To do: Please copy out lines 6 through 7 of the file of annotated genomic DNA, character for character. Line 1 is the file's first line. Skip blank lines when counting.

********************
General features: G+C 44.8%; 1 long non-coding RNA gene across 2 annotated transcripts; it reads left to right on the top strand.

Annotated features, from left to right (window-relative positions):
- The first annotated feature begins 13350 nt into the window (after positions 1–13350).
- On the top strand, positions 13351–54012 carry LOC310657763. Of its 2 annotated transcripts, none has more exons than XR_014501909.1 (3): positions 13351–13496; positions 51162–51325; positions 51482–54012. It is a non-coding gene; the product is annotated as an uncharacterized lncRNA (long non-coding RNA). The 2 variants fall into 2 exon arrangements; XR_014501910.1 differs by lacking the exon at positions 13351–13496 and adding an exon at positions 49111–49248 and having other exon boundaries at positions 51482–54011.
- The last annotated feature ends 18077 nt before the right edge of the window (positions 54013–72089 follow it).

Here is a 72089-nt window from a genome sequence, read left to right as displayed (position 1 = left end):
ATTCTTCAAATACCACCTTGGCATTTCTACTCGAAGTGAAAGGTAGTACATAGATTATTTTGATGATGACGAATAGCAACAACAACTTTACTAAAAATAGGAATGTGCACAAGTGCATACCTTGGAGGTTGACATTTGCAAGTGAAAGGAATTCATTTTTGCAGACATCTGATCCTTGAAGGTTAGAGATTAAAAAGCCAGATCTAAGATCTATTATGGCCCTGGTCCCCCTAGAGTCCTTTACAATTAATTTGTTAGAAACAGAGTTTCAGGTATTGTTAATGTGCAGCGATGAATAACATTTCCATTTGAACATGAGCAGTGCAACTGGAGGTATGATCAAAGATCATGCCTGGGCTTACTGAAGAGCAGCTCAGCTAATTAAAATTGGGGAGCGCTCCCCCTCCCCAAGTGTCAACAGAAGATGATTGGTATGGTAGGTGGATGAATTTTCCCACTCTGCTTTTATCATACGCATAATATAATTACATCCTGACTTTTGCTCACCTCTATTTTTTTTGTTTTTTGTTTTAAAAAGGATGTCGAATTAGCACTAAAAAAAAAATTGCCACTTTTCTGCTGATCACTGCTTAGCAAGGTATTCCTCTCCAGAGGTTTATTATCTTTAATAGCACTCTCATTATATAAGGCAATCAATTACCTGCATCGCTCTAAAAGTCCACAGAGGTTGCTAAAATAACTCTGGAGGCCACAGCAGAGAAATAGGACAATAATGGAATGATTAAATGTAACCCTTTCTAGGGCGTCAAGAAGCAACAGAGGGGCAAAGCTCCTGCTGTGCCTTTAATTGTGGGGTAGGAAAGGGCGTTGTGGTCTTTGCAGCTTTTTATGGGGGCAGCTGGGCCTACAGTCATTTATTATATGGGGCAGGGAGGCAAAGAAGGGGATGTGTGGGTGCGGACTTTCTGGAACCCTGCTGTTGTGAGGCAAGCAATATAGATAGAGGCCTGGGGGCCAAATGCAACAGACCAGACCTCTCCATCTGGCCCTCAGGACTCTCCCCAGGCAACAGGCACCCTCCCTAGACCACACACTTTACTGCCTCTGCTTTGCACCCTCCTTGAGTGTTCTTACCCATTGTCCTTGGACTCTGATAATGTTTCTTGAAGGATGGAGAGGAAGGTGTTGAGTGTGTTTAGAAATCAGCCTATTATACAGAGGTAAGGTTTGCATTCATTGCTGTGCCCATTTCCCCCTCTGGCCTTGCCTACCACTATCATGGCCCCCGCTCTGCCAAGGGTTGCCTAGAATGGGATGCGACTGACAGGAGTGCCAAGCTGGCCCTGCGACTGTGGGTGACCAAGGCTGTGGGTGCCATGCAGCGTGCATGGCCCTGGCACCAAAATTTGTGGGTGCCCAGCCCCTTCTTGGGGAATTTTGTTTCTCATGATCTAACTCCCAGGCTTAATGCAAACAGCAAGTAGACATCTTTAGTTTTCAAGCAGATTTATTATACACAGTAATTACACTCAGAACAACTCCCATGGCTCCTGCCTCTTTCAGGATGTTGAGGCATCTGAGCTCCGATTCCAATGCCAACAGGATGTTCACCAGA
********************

Here is a 72089-nt window from a genome sequence, read left to right as displayed (position 1 = left end):
ATTCTTCAAATACCACCTTGGCATTTCTACTCGAAGTGAAAGGTAGTACATAGATTATTTTGATGATGACGAATAGCAACAACAACTTTACTAAAAATAGGAATGTGCACAAGTGCATACCTTGGAGGTTGACATTTGCAAGTGAAAGGAATTCATTTTTGCAGACATCTGATCCTTGAAGGTTAGAGATTAAAAAGCCAGATCTAAGATCTATTATGGCCCTGGTCCCCCTAGAGTCCTTTACAATTAATTTGTTAGAAACAGAGTTTCAGGTATTGTTAATGTGCAGCGATGAATAACATTTCCATTTGAACATGAGCAGTGCAACTGGAGGTATGATCAAAGATCATGCCTGGGCTTACTGAAGAGCAGCTCAGCTAATTAAAATTGGGGAGCGCTCCCCCTCCCCAAGTGTCAACAGAAGATGATTGGTATGGTAGGTGGATGAATTTTCCCACTCTGCTTTTATCATACGCATAATATAATTACATCCTGACTTTTGCTCACCTCTATTTTTTTTGTTTTTTGTTTTAAAAAGGATGTCGAATTAGCACTAAAAAAAAAATTGCCACTTTTCTGCTGATCACTGCTTAGCAAGGTATTCCTCTCCAGAGGTTTATTATCTTTAATAGCACTCTCATTATATAAGGCAATCAATTACCTGCATCGCTCTAAAAGTCCACAGAGGTTGCTAAAATAACTCTGGAGGCCACAGCAGAGAAATAGGACAATAATGGAATGATTAAATGTAACCCTTTCTAGGGCGTCAAGAAGCAACAGAGGGGCAAAGCTCCTGCTGTGCCTTTAATTGTGGGGTAGGAAAGGGCGTTGTGGTCTTTGCAGCTTTTTATGGGGGCAGCTGGGCCTACAGTCATTTATTATATGGGGCAGGGAGGCAAAGAAGGGGATGTGTGGGTGCGGACTTTCTGGAACCCTGCTGTTGTGAGGCAAGCAATATAGATAGAGGCCTGGGGGCCAAATGCAACAGACCAGACCTCTCCATCTGGCCCTCAGGACTCTCCCCAGGCAACAGGCACCCTCCCTAGACCACACACTTTACTGCCTCTGCTTTGCACCCTCCTTGAGTGTTCTTACCCATTGTCCTTGGACTCTGATAATGTTTCTTGAAGGATGGAGAGGAAGGTGTTGAGTGTGTTTAGAAATCAGCCTATTATACAGAGGTAAGGTTTGCATTCATTGCTGTGCCCATTTCCCCCTCTGGCCTTGCCTACCACTATCATGGCCCCCGCTCTGCCAAGGGTTGCCTAGAATGGGATGCGACTGACAGGAGTGCCAAGCTGGCCCTGCGACTGTGGGTGACCAAGGCTGTGGGTGCCATGCAGCGTGCATGGCCCTGGCACCAAAATTTGTGGGTGCCCAGCCCCTTCTTGGGGAATTTTGTTTCTCATGATCTAACTCCCAGGCTTAATGCAAACAGCAAGTAGACATCTTTAGTTTTCAAGCAGATTTATTATACACAGTAATTACACTCAGAACAACTCCCATGGCTCCTGCCTCTTTCAGGATGTTGAGGCATCTGAGCTCCGATTCCAATGCCAACAGGATGTTCACCAGA